Private Eyes Are Watching You

Rob Jenkins, a psychology professor at the University of Glasgow in Scotland, may have found at least one way around the technology's inaccuracies. Jenkins and his colleague Mike Burton published a study in the journal Science in January that outlined a method to get 100 percent accuracy from computers by using what the researchers called an "averaged" face image, made up of 20 photos.

"The great thing about this averaging process is it just washes out all these differences of single photographs. The lighting and the pose all kind of becomes neutralized," Jenkins told in January. "And what you're just left with is the core of the face. The aspects of the image are consistent from one photo to the next."

Since that study, police, governments and companies have shown interest in his research, Jenkins said. And although he is interested more in how the mind recognizes faces than how the technology is used, as a citizen, he finds the ubiquity of CCTV troubling.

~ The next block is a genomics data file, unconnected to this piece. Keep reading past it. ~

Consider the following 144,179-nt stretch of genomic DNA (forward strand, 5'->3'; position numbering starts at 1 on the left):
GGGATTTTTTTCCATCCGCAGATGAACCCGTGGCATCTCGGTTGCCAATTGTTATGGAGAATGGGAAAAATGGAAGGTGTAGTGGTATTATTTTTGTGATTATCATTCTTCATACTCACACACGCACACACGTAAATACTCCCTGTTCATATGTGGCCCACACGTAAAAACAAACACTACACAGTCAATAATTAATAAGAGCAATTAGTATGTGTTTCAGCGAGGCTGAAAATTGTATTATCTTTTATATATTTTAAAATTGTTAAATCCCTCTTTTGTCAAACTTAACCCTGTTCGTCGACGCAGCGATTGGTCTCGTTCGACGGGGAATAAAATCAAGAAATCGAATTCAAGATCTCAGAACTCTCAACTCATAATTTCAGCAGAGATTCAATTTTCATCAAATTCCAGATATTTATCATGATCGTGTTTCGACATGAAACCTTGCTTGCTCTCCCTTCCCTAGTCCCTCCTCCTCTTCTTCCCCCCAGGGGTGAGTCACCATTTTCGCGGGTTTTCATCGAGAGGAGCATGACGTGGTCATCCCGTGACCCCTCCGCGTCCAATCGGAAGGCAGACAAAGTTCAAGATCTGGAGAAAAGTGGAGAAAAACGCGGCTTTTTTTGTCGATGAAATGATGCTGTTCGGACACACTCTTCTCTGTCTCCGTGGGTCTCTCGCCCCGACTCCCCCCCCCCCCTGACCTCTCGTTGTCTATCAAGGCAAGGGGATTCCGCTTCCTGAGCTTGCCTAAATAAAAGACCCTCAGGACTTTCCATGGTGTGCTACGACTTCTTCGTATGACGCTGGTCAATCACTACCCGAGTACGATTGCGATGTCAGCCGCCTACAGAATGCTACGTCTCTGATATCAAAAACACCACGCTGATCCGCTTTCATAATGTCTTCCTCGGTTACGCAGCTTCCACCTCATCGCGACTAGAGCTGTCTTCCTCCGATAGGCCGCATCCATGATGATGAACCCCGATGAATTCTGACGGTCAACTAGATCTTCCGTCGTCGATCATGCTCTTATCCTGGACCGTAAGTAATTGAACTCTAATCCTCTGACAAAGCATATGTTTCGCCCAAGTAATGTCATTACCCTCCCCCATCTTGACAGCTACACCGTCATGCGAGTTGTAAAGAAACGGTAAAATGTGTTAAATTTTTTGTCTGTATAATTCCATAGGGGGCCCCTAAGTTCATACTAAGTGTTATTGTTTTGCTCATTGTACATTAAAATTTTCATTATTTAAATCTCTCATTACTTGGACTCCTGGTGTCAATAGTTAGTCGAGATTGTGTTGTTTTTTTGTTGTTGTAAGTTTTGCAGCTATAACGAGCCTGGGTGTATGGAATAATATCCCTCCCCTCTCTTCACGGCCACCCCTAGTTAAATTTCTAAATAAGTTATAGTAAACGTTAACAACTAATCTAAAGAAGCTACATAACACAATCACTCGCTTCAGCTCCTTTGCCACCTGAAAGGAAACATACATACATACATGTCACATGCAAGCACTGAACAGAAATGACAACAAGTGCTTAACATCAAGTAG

"New technologies that are being unveiled as being the solution to problems -- often they're just a better key to locking and unlocking something, but that doesn't mean that you shouldn't think about what's behind the door," he said. "Because if you put all this trust in a new technology, ... you can find yourself in quite a hairy situation."

Jenkins points out that sometimes even humans can't recognize familiar faces.

"The human brain is the most sophisticated computer we know of," he said. "Engineers are setting themselves [up] with a very difficult problem by demanding accurate performance. Even humans can't do this reliably and should give us pause. … Is the goal a realistic goal? Are we ever going to build a machine that can do that? And maybe we will, but I think it's a question that's worth asking."

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